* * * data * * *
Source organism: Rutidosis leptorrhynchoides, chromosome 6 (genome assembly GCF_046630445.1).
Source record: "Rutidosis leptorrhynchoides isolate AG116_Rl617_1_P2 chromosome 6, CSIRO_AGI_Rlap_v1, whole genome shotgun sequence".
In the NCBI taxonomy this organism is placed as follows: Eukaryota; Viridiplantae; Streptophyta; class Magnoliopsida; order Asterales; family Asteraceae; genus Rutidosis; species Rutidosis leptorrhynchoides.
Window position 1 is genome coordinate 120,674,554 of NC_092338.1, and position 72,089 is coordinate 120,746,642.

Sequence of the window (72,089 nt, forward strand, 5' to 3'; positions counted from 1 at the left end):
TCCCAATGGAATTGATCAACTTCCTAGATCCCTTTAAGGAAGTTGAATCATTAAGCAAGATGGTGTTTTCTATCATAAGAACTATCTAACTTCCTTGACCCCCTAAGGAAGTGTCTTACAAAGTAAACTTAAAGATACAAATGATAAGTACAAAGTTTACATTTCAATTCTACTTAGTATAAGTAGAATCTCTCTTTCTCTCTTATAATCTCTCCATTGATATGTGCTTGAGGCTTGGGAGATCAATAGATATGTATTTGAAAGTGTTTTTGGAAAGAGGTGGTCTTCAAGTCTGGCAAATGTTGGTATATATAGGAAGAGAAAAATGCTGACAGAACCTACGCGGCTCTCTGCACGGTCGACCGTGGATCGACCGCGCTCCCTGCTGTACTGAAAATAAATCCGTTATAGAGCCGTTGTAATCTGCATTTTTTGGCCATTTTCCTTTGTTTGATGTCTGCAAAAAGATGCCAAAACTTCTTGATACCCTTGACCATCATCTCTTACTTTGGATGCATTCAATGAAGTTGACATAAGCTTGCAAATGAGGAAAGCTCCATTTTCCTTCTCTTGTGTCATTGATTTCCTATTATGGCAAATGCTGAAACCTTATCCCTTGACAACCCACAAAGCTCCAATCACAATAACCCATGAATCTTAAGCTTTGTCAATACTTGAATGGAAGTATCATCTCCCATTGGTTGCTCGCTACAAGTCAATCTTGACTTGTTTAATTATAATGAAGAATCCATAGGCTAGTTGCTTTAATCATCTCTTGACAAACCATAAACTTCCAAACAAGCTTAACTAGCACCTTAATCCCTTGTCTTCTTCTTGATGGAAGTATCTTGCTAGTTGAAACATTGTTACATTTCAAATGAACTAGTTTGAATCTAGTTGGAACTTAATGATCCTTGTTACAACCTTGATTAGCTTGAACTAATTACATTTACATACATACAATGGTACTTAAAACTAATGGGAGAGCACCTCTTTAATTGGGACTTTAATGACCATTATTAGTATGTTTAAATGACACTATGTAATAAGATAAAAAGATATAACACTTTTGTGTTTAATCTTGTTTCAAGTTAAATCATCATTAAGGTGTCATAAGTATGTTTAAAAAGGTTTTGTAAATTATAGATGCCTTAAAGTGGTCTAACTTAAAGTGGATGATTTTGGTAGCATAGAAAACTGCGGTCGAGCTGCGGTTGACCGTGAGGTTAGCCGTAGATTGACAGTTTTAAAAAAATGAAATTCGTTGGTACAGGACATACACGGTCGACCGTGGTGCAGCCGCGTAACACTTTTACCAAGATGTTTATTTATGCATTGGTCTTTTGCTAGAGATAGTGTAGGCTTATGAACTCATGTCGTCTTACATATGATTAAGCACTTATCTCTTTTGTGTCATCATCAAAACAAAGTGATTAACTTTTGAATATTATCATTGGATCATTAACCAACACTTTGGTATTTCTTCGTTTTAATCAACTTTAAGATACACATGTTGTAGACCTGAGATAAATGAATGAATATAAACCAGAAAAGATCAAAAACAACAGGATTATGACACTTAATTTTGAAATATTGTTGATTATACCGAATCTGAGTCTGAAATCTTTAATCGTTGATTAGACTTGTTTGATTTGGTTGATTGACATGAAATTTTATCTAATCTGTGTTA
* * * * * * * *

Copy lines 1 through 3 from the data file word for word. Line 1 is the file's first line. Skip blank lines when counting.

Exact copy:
Source organism: Rutidosis leptorrhynchoides, chromosome 6 (genome assembly GCF_046630445.1).
Source record: "Rutidosis leptorrhynchoides isolate AG116_Rl617_1_P2 chromosome 6, CSIRO_AGI_Rlap_v1, whole genome shotgun sequence".
In the NCBI taxonomy this organism is placed as follows: Eukaryota; Viridiplantae; Streptophyta; class Magnoliopsida; order Asterales; family Asteraceae; genus Rutidosis; species Rutidosis leptorrhynchoides.